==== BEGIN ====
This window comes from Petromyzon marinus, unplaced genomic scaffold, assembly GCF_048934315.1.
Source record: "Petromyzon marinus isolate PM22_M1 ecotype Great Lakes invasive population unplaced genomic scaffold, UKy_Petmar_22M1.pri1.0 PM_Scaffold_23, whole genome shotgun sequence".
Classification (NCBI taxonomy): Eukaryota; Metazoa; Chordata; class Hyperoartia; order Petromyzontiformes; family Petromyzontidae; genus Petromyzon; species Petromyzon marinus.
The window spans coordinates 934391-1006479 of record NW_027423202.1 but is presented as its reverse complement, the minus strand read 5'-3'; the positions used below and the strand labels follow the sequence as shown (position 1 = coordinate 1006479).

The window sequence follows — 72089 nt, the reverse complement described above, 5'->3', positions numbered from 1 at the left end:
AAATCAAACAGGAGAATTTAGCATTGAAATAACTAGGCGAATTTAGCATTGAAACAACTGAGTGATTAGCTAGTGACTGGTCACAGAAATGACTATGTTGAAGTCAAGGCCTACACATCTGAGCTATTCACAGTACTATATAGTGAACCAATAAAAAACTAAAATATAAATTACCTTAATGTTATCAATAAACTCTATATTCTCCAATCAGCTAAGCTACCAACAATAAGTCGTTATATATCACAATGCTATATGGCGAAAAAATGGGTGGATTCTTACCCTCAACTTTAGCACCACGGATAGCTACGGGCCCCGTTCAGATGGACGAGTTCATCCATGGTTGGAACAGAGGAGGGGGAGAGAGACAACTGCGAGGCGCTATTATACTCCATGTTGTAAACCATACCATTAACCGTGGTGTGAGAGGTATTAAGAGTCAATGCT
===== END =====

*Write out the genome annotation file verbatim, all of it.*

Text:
This window comes from Petromyzon marinus, unplaced genomic scaffold, assembly GCF_048934315.1.
Source record: "Petromyzon marinus isolate PM22_M1 ecotype Great Lakes invasive population unplaced genomic scaffold, UKy_Petmar_22M1.pri1.0 PM_Scaffold_23, whole genome shotgun sequence".
Classification (NCBI taxonomy): Eukaryota; Metazoa; Chordata; class Hyperoartia; order Petromyzontiformes; family Petromyzontidae; genus Petromyzon; species Petromyzon marinus.
The window spans coordinates 934391-1006479 of record NW_027423202.1 but is presented as its reverse complement, the minus strand read 5'-3'; the positions used below and the strand labels follow the sequence as shown (position 1 = coordinate 1006479).

The window sequence follows — 72089 nt, the reverse complement described above, 5'->3', positions numbered from 1 at the left end:
AAATCAAACAGGAGAATTTAGCATTGAAATAACTAGGCGAATTTAGCATTGAAACAACTGAGTGATTAGCTAGTGACTGGTCACAGAAATGACTATGTTGAAGTCAAGGCCTACACATCTGAGCTATTCACAGTACTATATAGTGAACCAATAAAAAACTAAAATATAAATTACCTTAATGTTATCAATAAACTCTATATTCTCCAATCAGCTAAGCTACCAACAATAAGTCGTTATATATCACAATGCTATATGGCGAAAAAATGGGTGGATTCTTACCCTCAACTTTAGCACCACGGATAGCTACGGGCCCCGTTCAGATGGACGAGTTCATCCATGGTTGGAACAGAGGAGGGGGAGAGAGACAACTGCGAGGCGCTATTATACTCCATGTTGTAAACCATACCATTAACCGTGGTGTGAGAGGTATTAAGAGTCAATGCT